make their goal changes based on how much they think they will earn from
their investments.
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Part I: Getting Started Investing Online
Table 1-2
An Investor
Who Is
How Much Each Must Save to Get $1 Million, Part II
Must Invest This
Much Each Month
if She Earns 5%
Must Invest This
Much Each Month
if She Earns 10%
Must Invest This
Much Each Month
if She Earns 15%
20 years old
$493.48
$95.40
$15.28
30 years old
$880.21
$263.40
$68.13
$753.67
$308.31
40 years old
$1,679
50 years old
$3,741
$2,412.72
$1,495.87
60 years old
$14,704.57
$12,913.71
$11,289.93
The 20-year-old must save nearly $500 a month extra if she thinks she will
earn only 5 percent a year from her investments instead of 15 percent. But
even scarier, if she saves $15.28 thinking she’ll earn 15 percent a year, but
earns only 5 percent, she’ll have just $30,963 instead of the $1 million she was
counting on.
Studying the past
If someone asks you how stocks are doing, he often means how much they
went up or down that day. Financial TV stations reinforce this preoccupation
with the here-and-now by scrolling second-by-second moves in stock prices
across the bottom of the screen.
But, second-by-second moves in stocks don’t really tell you much. If a stock
goes down a bit and a company didn’t report the news, did anything really
change during that second? Watching short-term movements of stock prices
doesn’t mean much in the overall scheme of things.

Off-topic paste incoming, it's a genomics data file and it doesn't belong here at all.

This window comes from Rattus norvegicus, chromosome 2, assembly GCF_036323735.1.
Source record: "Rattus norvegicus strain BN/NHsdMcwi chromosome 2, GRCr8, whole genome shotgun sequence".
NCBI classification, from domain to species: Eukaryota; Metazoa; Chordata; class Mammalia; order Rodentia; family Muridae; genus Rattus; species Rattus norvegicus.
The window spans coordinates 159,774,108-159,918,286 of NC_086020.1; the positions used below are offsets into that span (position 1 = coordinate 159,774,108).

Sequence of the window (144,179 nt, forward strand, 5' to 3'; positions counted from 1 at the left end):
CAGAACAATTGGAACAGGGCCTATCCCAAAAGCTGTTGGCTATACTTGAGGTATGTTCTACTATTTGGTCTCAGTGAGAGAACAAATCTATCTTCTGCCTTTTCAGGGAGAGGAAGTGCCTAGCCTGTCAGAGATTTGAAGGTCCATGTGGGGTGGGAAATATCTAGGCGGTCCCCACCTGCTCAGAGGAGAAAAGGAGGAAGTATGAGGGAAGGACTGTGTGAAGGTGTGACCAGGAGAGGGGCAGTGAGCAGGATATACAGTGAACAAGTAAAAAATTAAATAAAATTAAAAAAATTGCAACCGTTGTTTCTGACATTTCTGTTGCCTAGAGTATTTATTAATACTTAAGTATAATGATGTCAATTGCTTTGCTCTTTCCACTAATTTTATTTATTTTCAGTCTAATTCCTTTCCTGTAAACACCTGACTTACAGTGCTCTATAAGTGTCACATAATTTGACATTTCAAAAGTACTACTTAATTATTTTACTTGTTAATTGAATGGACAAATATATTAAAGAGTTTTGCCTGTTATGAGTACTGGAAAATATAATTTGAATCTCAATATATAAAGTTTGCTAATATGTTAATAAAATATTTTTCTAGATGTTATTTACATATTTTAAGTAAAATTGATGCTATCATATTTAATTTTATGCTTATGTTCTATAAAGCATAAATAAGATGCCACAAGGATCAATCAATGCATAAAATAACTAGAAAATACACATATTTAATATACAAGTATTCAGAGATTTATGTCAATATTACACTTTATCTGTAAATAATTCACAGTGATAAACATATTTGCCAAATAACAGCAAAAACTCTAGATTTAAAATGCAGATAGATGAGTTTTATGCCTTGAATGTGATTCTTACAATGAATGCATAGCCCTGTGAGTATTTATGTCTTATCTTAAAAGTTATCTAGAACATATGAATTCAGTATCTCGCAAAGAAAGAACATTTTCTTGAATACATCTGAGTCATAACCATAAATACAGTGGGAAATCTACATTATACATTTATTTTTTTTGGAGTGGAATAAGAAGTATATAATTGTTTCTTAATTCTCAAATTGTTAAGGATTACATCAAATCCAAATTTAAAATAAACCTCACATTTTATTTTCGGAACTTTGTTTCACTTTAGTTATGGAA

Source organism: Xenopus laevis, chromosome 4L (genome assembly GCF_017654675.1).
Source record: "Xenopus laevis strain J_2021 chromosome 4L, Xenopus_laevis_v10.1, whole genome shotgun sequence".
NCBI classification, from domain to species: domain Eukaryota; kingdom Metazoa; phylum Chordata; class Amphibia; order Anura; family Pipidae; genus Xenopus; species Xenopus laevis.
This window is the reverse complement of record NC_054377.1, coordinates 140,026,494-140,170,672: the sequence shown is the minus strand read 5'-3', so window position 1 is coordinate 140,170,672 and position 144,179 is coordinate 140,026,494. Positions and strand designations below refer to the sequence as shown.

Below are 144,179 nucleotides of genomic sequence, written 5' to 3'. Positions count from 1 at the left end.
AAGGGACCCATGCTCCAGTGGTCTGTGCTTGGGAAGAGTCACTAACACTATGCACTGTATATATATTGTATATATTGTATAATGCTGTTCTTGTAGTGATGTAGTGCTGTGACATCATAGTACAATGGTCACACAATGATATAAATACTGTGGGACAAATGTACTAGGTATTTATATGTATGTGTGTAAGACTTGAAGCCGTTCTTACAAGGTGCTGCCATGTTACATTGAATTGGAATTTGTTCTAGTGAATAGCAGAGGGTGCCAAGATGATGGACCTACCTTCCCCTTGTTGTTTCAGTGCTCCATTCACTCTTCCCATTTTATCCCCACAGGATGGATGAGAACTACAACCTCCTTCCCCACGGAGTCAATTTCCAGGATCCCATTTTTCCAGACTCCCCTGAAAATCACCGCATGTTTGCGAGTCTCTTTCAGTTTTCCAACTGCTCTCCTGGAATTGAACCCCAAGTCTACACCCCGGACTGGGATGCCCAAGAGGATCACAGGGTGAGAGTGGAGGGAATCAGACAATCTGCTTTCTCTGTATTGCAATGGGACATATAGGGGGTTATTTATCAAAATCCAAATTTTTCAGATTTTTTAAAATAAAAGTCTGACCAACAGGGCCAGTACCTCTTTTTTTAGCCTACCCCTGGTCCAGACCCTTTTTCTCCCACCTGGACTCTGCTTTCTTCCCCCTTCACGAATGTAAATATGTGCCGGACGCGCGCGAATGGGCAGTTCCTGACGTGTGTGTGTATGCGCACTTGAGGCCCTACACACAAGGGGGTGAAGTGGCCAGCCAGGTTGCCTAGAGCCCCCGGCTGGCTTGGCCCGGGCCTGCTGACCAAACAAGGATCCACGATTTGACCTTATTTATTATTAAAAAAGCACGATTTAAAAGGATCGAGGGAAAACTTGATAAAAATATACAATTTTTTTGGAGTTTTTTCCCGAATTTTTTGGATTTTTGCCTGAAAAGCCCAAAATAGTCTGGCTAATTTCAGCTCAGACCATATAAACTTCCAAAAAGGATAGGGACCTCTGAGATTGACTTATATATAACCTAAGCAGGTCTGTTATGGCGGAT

To understand how investments behave, it’s more helpful to analyze their movements over as many years as you can. That way, recessions are blended with
boom times to get you to a real, smooth average. Doing this requires the painstaking method of processing dozens of annual returns of stocks and analyzing
the data. Luckily, some academics and industry pioneers have done much of the
work for you, and you can access their findings if you know where to look. And I
just happen to know a few places where you can start your search:
✓ Bogle Financial Market Research (www.vanguard.com/bogle_site/
bogle_home.html) is the Web site maintained by the founder of
Vanguard, John C. Bogle. Bogle revolutionized the investment industry by creating the world’s largest index mutual fund, the Vanguard
500, which is designed to mirror the performance of the S&P 500 stock
market index. Stock market indexes, such as the Standard & Poor’s 500
Chapter 1: Getting Yourself Ready for Online Investing
index and Dow Jones Industrial Average, are benchmarks that let you
track how the market is doing.
Bogle’s site is invaluable because he explains that the market, on average, returns about 10 percent a year. That benchmark will be very
important later as you evaluate different stocks. Indexes are covered in
more detail in Chapter 8.
✓ Russell’s Web site (www.russell.com) lets you look up how all types
of stocks, ranging from small to large in addition to bonds, have done
over the years. You’ll find a handy Index Returns Calculator that lets
you see how different types of stocks have done at different points in
history: www.russell.com/Indexes/data/calculator/index_
calculator.asp.
✓ Kenneth R. French’s Web site at http://mba.tuck.dartmouth.
edu/pages/faculty/ken.french/data_library.html#Hist
Benchmarks.
This site is complicated but worth the effort. French, a professor at
Dartmouth, along with University of Chicago’s Eugene Fama (faculty.
chicagobooth.edu/eugene.fama/), revolutionized investing with
an analysis that found that essentially three things move stocks: what
the general market is doing, how big the company is, and how pricey the